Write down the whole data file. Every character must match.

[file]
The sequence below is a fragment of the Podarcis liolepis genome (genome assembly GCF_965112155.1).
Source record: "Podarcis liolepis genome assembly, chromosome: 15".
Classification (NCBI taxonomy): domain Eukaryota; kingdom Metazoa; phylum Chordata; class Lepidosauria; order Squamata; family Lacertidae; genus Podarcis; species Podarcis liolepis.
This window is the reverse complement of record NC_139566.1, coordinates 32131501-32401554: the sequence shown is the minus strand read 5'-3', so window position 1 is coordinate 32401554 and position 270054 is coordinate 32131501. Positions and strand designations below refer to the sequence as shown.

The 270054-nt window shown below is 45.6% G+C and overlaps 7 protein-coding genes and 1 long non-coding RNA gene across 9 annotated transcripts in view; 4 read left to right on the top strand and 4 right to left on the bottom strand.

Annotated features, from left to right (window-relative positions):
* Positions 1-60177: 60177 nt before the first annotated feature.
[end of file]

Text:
The sequence below is a fragment of the Podarcis liolepis genome (genome assembly GCF_965112155.1).
Source record: "Podarcis liolepis genome assembly, chromosome: 15".
Classification (NCBI taxonomy): domain Eukaryota; kingdom Metazoa; phylum Chordata; class Lepidosauria; order Squamata; family Lacertidae; genus Podarcis; species Podarcis liolepis.
This window is the reverse complement of record NC_139566.1, coordinates 32131501-32401554: the sequence shown is the minus strand read 5'-3', so window position 1 is coordinate 32401554 and position 270054 is coordinate 32131501. Positions and strand designations below refer to the sequence as shown.

The 270054-nt window shown below is 45.6% G+C and overlaps 7 protein-coding genes and 1 long non-coding RNA gene across 9 annotated transcripts in view; 4 read left to right on the top strand and 4 right to left on the bottom strand.

Annotated features, from left to right (window-relative positions):
* Positions 1-60177: 60177 nt before the first annotated feature.